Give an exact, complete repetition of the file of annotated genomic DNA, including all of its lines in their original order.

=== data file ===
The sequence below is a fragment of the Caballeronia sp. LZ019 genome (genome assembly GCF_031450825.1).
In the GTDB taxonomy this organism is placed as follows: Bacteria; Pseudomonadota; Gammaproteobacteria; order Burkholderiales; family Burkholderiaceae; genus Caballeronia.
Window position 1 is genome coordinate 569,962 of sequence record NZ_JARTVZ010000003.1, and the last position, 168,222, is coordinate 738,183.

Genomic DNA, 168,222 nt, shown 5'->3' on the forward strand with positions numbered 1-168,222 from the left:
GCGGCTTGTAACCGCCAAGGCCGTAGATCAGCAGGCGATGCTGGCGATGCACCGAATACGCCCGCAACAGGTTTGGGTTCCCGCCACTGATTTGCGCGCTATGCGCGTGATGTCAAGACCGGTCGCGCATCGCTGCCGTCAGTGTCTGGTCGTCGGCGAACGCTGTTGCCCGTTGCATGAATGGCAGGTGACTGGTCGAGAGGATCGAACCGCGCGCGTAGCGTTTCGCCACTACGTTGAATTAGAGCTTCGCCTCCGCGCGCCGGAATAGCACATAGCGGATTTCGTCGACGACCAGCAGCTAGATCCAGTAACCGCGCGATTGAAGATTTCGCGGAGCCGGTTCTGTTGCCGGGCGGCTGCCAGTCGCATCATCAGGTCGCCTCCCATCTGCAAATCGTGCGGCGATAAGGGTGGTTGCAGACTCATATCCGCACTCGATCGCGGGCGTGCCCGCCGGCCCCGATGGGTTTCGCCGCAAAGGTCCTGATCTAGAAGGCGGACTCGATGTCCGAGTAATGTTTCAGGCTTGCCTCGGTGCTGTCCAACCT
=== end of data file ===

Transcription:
The sequence below is a fragment of the Caballeronia sp. LZ019 genome (genome assembly GCF_031450825.1).
In the GTDB taxonomy this organism is placed as follows: Bacteria; Pseudomonadota; Gammaproteobacteria; order Burkholderiales; family Burkholderiaceae; genus Caballeronia.
Window position 1 is genome coordinate 569,962 of sequence record NZ_JARTVZ010000003.1, and the last position, 168,222, is coordinate 738,183.

Genomic DNA, 168,222 nt, shown 5'->3' on the forward strand with positions numbered 1-168,222 from the left:
GCGGCTTGTAACCGCCAAGGCCGTAGATCAGCAGGCGATGCTGGCGATGCACCGAATACGCCCGCAACAGGTTTGGGTTCCCGCCACTGATTTGCGCGCTATGCGCGTGATGTCAAGACCGGTCGCGCATCGCTGCCGTCAGTGTCTGGTCGTCGGCGAACGCTGTTGCCCGTTGCATGAATGGCAGGTGACTGGTCGAGAGGATCGAACCGCGCGCGTAGCGTTTCGCCACTACGTTGAATTAGAGCTTCGCCTCCGCGCGCCGGAATAGCACATAGCGGATTTCGTCGACGACCAGCAGCTAGATCCAGTAACCGCGCGATTGAAGATTTCGCGGAGCCGGTTCTGTTGCCGGGCGGCTGCCAGTCGCATCATCAGGTCGCCTCCCATCTGCAAATCGTGCGGCGATAAGGGTGGTTGCAGACTCATATCCGCACTCGATCGCGGGCGTGCCCGCCGGCCCCGATGGGTTTCGCCGCAAAGGTCCTGATCTAGAAGGCGGACTCGATGTCCGAGTAATGTTTCAGGCTTGCCTCGGTGCTGTCCAACCT